Let’s face it, constantly eating out can not only get old, but the costs of eating out can add up to be outrageous. I can vividly remember going out to eat with my family at a specific Mexican restaurant when I was about 10 years old. My father could feed his family of four including the tip, with a 20-dollar bill. This day and age, a commercial truck driver could easily spend $20 on a meal just to feed him or herself. In doing the math, even if you were to spend $15 a day for five days, you will end up spending $3,900 each year on eating out. Multiply that by just five years and this calculates to almost $20,000 in food costs. That is close to the price of a brand new Volkswagen Jetta! So how can one avoid the high cost of eating out on the road throughout the week?
One of the simplest ways a truck driver can save expense on food is by choosing where and how to eat their food. Fortunately, there are ways a driver can reduce how much he or she spends on food while working over the road.
In large part, the only dining choices truck drivers have most of the time are truck stops and a few restaurants that have parking lots large enough to accommodate a truck and a trailer. However, there are options out there that can help a driver avoid expensive truck stops and restaurant chains. These options consist of crock-pots, mini-electric ovens, lunchbox cookers, mini-fridges, and coolers. It’s also possible to pick up food in shops as you pass through various places, so whether you want morgantown pepperoni rolls or a boston roast beef sandwich, there are options out there. While the initial cost to purchase items such as a mini-fridge, crockpot or a cooker may not be cheap, there is a huge savings in the long run when comparing the cost of purchasing meals at a restaurant over the same period of time. In other words, the amount of money a truck driver can save weekly/monthly by preparing their own meals will make up for the one time cost of the appliances.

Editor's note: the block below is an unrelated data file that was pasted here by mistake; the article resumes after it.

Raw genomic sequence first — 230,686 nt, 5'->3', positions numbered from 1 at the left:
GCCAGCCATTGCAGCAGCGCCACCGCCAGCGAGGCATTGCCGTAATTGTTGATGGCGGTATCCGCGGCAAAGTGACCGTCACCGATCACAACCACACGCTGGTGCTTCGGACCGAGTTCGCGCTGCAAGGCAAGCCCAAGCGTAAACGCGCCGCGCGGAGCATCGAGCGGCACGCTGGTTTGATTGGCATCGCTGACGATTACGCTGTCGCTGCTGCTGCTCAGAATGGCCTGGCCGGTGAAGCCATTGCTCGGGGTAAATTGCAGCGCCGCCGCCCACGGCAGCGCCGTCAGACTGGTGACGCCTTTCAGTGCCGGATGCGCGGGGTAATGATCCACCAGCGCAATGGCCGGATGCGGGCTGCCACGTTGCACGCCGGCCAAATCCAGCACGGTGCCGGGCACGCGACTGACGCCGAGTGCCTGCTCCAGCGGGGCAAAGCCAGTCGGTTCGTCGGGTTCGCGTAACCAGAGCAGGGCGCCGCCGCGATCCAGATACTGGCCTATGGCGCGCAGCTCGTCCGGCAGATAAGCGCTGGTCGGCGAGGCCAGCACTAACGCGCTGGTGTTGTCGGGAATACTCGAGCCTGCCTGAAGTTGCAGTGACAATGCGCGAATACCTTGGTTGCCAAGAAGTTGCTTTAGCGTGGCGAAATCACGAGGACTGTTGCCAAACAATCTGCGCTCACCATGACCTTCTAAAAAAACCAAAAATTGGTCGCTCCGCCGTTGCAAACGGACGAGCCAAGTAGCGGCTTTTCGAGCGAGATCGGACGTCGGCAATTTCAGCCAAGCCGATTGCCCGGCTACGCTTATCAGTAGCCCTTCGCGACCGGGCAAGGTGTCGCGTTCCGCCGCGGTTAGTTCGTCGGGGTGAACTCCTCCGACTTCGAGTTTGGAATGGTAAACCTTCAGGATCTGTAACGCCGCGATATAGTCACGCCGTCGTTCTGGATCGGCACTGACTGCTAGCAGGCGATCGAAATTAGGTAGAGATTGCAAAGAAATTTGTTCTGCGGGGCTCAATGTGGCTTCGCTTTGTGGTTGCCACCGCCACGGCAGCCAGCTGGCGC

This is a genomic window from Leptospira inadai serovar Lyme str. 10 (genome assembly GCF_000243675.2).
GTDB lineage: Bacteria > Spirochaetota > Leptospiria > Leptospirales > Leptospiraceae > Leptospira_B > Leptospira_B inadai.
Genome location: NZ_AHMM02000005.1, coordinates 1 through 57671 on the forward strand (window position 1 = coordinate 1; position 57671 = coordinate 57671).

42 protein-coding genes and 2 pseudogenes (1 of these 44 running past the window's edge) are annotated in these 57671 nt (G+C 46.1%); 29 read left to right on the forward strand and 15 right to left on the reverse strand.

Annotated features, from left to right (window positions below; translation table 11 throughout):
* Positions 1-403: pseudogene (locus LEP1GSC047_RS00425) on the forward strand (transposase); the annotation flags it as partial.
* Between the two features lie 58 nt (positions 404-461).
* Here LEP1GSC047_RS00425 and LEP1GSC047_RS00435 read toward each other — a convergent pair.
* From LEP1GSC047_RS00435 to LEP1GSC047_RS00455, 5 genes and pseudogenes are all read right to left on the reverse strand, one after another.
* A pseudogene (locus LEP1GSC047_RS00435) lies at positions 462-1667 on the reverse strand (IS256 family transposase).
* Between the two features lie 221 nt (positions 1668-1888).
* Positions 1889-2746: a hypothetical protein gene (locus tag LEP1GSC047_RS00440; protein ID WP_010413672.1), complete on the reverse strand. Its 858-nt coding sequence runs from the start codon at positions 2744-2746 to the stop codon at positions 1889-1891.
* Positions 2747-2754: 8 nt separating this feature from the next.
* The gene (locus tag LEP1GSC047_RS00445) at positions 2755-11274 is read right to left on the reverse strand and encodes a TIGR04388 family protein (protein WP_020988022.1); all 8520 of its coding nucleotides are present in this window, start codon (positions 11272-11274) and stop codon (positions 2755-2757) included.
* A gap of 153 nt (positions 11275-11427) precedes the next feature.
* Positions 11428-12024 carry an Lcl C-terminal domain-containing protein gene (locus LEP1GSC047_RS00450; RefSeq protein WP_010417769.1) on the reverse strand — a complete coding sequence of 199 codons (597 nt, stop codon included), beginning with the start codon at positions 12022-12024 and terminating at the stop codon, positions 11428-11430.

Purchasing food from a grocery store can cut a driver’s weekly food price in half, and on a yearly basis, can save him or her thousands of dollars. The downfall is that it does take time to prepare your food before you eat it. Food preparation can sometimes seem daunting at the end of a long drive shift. Besides preparing the food, a driver will also have to spend time shopping for it, packing it, and planning for it. However, it could be argued that a really long line for food at busy restaurants can equal out to be just as much time. Some days it may seem like too much effort to prepare your own meals, but if you can make the time to do so, even a few times a week, it can save you a lot of money over time.
If a driver is not wanting to put in the extra time necessary to prepare their own meals, he or she can still find ways to save money by eating out. Most truck stops have reward cards that drivers can accumulate points and get free meals, drinks, and snacks. Some truck stops and gas stations even have coupons a driver can print out or show the cashier from an app to get discounted food.
Along with reward points and coupons, a driver also can cut their costs by buying only what they need, choosing smaller meals, or splitting each meal and saving the other half for later. If a sandwich is enough to fill your stomach, do not purchase French fries, a bag of chips, a candy bar, and an extra-large drink to go along with the sandwich. Do not allow your stomach to drive your wallet! If you only buy what you need at each stop, money can definitely be saved each week.
For the driver who is willing to spend a little more time planning and/or preparing, there are many ways they can reduce their overall food bill while out on the road. One just needs to decide whether the time, preparation, and planning is worth the long term savings. Remember the old adage, pennies make dollars! People also say, “Time is money!” You choose which one is right for you.